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    Many of us hesitate to boldly use color in our homes, particularly when it comes to big-ticket items like sofas or appliances. Audacious wallpaper or vivid paint hues? Forget about it. We’re afraid of making expensive mistakes, fearful a trendy shade will come and go before the paint dries or the sofa gets its first spill.

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    The goal was immediately clear when Tina Wolff and Lauren Berry of Wolff Interiors were asked to design this elegant 3,000-square-foot condo residence: to create a sleek and simple space that would allow their clients’ spectacular artwork and custom architectural details to take center stage.

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    Modern vs. Contemporary: When you ask most people the difference between modern and contemporary design, they draw a blank. While the two design styles are easy to confuse, there’s one easy way to tell the difference: the age of the style itself. Modern design appeared in the early 20th century and follows more concrete design guidelines. Contemporary refers to whatever is current in design, focusing on new and innovative ideas. Many designers aiming for a contemporary home will use references to the modern interior design style mixed with new advancements.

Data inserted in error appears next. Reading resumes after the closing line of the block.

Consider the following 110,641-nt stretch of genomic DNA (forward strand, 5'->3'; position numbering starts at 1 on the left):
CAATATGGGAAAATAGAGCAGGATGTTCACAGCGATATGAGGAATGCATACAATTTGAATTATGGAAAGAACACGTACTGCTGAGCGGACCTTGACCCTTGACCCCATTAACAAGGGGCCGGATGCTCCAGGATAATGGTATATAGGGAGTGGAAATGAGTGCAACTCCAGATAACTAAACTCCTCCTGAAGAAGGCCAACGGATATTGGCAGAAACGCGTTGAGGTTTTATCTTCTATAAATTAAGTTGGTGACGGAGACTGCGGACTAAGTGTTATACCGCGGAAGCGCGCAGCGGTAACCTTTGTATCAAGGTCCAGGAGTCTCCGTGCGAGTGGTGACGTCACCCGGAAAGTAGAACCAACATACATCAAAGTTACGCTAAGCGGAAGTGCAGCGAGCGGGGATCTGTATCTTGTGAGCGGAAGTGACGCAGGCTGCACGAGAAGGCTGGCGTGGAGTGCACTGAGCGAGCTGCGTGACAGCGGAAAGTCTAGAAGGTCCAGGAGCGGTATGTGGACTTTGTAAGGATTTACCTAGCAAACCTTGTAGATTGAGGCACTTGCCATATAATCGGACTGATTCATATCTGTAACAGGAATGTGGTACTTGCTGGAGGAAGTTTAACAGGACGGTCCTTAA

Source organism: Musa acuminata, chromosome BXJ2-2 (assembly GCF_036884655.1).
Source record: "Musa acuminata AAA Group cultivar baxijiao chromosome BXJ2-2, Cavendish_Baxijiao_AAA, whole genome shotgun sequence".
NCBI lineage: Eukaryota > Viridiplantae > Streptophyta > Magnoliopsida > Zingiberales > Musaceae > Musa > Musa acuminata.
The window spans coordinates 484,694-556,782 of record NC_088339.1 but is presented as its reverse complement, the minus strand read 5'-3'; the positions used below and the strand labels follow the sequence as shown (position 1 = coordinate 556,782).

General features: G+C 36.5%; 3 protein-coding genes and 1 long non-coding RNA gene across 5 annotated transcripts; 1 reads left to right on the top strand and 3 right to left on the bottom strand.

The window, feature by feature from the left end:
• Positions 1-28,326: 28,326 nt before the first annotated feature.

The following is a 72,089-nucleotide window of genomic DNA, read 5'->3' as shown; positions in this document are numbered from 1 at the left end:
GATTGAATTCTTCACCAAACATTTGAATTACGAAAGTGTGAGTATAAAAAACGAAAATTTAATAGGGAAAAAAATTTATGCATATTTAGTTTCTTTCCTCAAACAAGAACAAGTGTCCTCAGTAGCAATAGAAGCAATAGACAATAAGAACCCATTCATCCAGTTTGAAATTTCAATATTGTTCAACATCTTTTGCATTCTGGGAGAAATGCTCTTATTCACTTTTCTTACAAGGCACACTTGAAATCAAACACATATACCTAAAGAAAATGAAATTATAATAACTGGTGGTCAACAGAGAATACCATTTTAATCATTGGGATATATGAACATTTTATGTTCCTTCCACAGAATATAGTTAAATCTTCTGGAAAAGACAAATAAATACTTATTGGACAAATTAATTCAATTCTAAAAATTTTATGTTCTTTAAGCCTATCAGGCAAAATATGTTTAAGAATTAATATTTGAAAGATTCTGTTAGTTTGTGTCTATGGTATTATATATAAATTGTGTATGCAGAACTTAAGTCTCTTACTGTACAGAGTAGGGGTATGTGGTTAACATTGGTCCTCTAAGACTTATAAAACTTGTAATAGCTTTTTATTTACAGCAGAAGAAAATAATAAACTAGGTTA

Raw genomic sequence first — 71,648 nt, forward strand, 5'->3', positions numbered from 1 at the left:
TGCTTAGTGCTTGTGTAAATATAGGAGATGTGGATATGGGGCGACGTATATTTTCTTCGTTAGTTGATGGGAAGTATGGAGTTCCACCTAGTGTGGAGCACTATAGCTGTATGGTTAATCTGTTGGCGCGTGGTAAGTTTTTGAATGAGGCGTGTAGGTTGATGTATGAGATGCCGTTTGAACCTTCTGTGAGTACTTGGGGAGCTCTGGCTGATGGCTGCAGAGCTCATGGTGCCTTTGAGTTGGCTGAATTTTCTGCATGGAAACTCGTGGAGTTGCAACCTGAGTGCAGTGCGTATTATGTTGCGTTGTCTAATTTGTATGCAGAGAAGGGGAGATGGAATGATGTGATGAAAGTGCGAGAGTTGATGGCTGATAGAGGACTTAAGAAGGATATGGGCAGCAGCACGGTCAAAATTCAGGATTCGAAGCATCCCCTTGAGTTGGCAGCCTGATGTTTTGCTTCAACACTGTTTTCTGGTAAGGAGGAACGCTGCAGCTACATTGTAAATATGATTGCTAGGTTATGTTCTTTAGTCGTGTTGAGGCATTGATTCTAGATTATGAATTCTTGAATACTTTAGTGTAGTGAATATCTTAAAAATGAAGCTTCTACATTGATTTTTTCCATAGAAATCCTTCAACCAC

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    Cozy blankets, games, coasters and more are easily hidden away in a stylish storage ottoman.

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    Quietly tucked within a quaint bedroom community in Illinois—just 20 minutes from the energetic pulse of St. Louis—Gaye and Barry Julian’s elegant home integrates so seamlessly with its surroundings it looks as though it’s been there for years. A surprising new build completed in 2019 after three and a half years of construction, the house blends as exquisitely with the natural landscape as it does the charming neighborhood scenery.

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    When interior designer Tamsin Mascetti told friends and family she was considering purchasing a tired, mid-century home that hadn’t been updated in decades, they were less than enthusiastic. In fact, “everyone told me I was crazy,” says Mascetti. “They couldn’t see what I saw.”

    Others saw a Glendale house with no curb appeal, interiors so dated they still contained Cold War-area pink bathrooms, tiny inefficient windows, and a back yard with such a steep drop-off there was essentially no usable space.

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